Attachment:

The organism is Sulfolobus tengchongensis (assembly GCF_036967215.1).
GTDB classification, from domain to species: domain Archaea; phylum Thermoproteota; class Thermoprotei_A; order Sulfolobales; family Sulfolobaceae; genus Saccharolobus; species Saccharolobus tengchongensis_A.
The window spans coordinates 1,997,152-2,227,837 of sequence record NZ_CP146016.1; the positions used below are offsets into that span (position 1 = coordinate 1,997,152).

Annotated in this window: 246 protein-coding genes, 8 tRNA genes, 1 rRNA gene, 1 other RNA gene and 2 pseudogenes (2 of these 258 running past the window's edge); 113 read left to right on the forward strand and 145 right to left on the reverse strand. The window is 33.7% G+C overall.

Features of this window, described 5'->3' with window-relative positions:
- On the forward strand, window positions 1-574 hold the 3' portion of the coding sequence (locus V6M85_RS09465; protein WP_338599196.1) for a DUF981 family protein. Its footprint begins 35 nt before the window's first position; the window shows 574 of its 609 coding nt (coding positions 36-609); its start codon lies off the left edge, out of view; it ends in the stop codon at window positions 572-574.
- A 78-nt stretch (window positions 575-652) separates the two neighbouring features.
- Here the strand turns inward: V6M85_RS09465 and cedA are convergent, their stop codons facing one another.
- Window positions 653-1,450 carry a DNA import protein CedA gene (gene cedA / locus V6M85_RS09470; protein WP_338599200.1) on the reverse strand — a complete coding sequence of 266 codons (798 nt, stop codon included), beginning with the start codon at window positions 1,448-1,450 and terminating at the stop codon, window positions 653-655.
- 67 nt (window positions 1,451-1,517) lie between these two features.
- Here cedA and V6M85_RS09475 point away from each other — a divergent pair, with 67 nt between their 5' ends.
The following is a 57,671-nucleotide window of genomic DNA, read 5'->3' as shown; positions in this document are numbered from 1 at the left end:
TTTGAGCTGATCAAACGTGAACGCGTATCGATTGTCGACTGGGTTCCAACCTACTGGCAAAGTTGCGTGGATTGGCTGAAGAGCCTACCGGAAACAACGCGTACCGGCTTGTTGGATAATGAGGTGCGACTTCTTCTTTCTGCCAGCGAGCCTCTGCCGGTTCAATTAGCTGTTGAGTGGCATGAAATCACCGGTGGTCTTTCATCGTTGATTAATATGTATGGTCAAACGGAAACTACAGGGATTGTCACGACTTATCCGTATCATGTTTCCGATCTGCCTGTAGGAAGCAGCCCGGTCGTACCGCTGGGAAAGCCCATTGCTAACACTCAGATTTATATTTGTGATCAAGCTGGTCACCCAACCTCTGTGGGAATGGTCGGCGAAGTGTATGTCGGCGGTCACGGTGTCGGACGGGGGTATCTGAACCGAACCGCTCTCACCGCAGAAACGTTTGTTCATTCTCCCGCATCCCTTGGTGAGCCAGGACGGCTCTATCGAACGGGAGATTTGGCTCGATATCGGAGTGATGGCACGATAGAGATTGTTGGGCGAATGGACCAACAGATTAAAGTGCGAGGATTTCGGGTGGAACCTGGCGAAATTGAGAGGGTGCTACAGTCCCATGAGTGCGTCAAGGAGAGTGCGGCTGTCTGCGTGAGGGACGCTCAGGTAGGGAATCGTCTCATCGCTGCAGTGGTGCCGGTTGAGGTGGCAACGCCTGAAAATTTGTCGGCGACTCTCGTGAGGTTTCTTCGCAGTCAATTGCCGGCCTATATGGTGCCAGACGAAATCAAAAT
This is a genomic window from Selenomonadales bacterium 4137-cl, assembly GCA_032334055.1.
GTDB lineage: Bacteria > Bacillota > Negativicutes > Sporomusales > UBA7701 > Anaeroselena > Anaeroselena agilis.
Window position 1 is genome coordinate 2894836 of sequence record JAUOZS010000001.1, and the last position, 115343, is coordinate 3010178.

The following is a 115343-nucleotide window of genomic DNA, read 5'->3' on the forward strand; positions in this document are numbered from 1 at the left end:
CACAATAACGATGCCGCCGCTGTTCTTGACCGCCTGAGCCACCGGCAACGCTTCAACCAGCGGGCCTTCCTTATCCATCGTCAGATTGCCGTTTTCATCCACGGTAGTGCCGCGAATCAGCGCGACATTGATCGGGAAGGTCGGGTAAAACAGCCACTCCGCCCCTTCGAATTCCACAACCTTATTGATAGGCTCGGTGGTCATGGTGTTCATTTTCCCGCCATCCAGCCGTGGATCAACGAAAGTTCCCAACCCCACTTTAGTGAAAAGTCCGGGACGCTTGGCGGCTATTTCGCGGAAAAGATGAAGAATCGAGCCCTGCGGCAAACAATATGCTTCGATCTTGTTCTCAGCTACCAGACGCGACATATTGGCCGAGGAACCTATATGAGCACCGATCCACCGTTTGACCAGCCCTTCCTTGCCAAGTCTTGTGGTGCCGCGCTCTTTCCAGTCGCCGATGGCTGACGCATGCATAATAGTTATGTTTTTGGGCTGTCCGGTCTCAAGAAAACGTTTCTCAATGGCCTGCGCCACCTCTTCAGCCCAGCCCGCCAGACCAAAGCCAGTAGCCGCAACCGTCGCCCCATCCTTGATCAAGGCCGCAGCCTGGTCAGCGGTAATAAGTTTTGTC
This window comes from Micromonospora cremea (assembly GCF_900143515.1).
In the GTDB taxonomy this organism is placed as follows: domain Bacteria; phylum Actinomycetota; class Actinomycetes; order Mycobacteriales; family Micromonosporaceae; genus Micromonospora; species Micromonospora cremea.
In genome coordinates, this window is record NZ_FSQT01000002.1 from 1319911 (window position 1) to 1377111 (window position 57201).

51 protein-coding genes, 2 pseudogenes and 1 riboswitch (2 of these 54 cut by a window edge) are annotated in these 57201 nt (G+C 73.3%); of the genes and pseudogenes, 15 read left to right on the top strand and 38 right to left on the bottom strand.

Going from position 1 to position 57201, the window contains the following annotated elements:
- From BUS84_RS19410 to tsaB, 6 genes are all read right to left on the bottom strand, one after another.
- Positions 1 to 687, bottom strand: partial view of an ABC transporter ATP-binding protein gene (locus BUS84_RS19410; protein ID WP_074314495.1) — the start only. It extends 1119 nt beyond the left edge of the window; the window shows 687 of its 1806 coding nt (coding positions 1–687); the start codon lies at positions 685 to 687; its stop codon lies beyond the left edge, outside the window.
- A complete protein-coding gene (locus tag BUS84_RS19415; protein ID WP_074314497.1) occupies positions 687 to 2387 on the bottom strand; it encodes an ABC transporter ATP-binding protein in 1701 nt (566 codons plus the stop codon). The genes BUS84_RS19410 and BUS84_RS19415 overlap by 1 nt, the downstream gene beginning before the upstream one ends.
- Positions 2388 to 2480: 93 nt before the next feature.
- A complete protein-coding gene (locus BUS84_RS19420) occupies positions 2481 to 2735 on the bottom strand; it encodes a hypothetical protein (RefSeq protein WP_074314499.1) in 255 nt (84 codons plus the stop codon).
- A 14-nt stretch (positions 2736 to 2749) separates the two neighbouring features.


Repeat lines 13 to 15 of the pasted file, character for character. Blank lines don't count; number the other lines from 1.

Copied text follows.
TTTGAGCTGATCAAACGTGAACGCGTATCGATTGTCGACTGGGTTCCAACCTACTGGCAAAGTTGCGTGGATTGGCTGAAGAGCCTACCGGAAACAACGCGTACCGGCTTGTTGGATAATGAGGTGCGACTTCTTCTTTCTGCCAGCGAGCCTCTGCCGGTTCAATTAGCTGTTGAGTGGCATGAAATCACCGGTGGTCTTTCATCGTTGATTAATATGTATGGTCAAACGGAAACTACAGGGATTGTCACGACTTATCCGTATCATGTTTCCGATCTGCCTGTAGGAAGCAGCCCGGTCGTACCGCTGGGAAAGCCCATTGCTAACACTCAGATTTATATTTGTGATCAAGCTGGTCACCCAACCTCTGTGGGAATGGTCGGCGAAGTGTATGTCGGCGGTCACGGTGTCGGACGGGGGTATCTGAACCGAACCGCTCTCACCGCAGAAACGTTTGTTCATTCTCCCGCATCCCTTGGTGAGCCAGGACGGCTCTATCGAACGGGAGATTTGGCTCGATATCGGAGTGATGGCACGATAGAGATTGTTGGGCGAATGGACCAACAGATTAAAGTGCGAGGATTTCGGGTGGAACCTGGCGAAATTGAGAGGGTGCTACAGTCCCATGAGTGCGTCAAGGAGAGTGCGGCTGTCTGCGTGAGGGACGCTCAGGTAGGGAATCGTCTCATCGCTGCAGTGGTGCCGGTTGAGGTGGCAACGCCTGAAAATTTGTCGGCGACTCTCGTGAGGTTTCTTCGCAGTCAATTGCCGGCCTATATGGTGCCAGACGAAATCAAAAT
This is a genomic window from Selenomonadales bacterium 4137-cl, assembly GCA_032334055.1.
GTDB lineage: Bacteria > Bacillota > Negativicutes > Sporomusales > UBA7701 > Anaeroselena > Anaeroselena agilis.